Electrical Injuries:Engineering, Medical
Electrical Injuries: Engineering, Medical and Legal Aspects, Second Edition
ISBN 10: 978-1-930056-71-8
ISBN 13: 978-1-930056-71-8
Copyright Date Ed: January 1, 2004
Binding Information: casebound
Size: 6" X 9" Inches
Availability: In stock.
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Table Of Contents:
The most complete summary of electrical injury issues for the electrical injury litigator and investigator. Electric currents and electromagnetic radiation, both ionizing and nonionizing, can produce harmful biological effects in humans; these effects are the subject of an ever growing number of lawsuits. This book provides an introduction to the biological effects of electric currents and EMFs and the state of engineering and medical knowledge.
Part I explains what forensic electrical ....
Review By: Derrick J. Pounder, Science & Justice 2000 - May 13, 2000
[This book] is a mighty tome . . . but it is an easy read . . . It contains an enormous amount of factual information encompassing electrical engineering, medicine and law . . . Within the 40 chapters just about everything imaginable related to electrical injuries can be found . . . A rich source of useful information.
Review By: Kenneth R. Foster, IEEE Spectrum - July 1, 2000
[This book] will appeal most directly to forensic engineers, and surely deserves a place on their shelves. It may also be useful as a reference in courses in the subject.
Review Sci Tech, Book News - June 1, 2000
Summarizes electrical injury issues for the electrical injury litigator and technical investigator. The first section introduces electrical engineers to forensic engineering, legal terminology, voluntary standards, electrical code and regulations, and attorneys to a few basic concepts of electrical engineering. Part two addresses the medical aspects of electrical injuries, particularly the detailed effects on various body parts caused by electricity. The legal aspects of electrical injuries are emphasized in the final section, with actual case studies illustrating the legal principles involved with electricity.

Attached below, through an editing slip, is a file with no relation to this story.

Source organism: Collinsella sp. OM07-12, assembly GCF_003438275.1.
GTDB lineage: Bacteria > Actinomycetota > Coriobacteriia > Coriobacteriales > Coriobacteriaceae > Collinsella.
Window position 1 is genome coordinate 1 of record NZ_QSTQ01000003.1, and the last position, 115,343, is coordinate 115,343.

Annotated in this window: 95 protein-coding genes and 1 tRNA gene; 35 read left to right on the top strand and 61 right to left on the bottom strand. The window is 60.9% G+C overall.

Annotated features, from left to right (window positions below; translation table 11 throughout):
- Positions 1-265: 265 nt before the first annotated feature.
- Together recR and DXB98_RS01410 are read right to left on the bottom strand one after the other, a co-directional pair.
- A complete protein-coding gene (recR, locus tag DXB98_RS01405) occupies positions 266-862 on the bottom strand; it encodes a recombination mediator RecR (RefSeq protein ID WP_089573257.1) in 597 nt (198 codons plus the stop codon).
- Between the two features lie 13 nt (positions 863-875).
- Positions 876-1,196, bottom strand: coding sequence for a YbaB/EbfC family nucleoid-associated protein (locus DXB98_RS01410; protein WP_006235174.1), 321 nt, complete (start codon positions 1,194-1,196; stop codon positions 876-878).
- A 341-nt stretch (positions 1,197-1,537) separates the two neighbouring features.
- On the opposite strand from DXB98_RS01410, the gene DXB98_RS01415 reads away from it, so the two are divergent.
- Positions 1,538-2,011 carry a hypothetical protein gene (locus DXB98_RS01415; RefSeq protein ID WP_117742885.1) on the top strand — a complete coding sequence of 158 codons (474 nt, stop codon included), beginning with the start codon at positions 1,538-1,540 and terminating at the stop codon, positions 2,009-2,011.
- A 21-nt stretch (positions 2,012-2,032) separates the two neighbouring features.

Review SciTech Book News Vol. 28 No. 2 - May 26, 2004
Electrical engineer Nabours; Raymond Fish, who moved from electrical engineering to biomedical engineering and is now a practitioner of emergency medicine; and Paul F.Hill, a retired law school librarian and attorney in Nebraska, explore the whole gamut of interaction between their three fields regarding electrical injuries. They cover forensic electrical engineering, medical evidence of electrical injuries, and legal aspects of electrical injuries. The third (edition) incorporates recent US Supreme Court rulings on expert testimony and new information on arc-fault circuit interrupters, utility protective relaying, static discharge hazard during gasoline refueling, and other aspects. It also includes new case studies.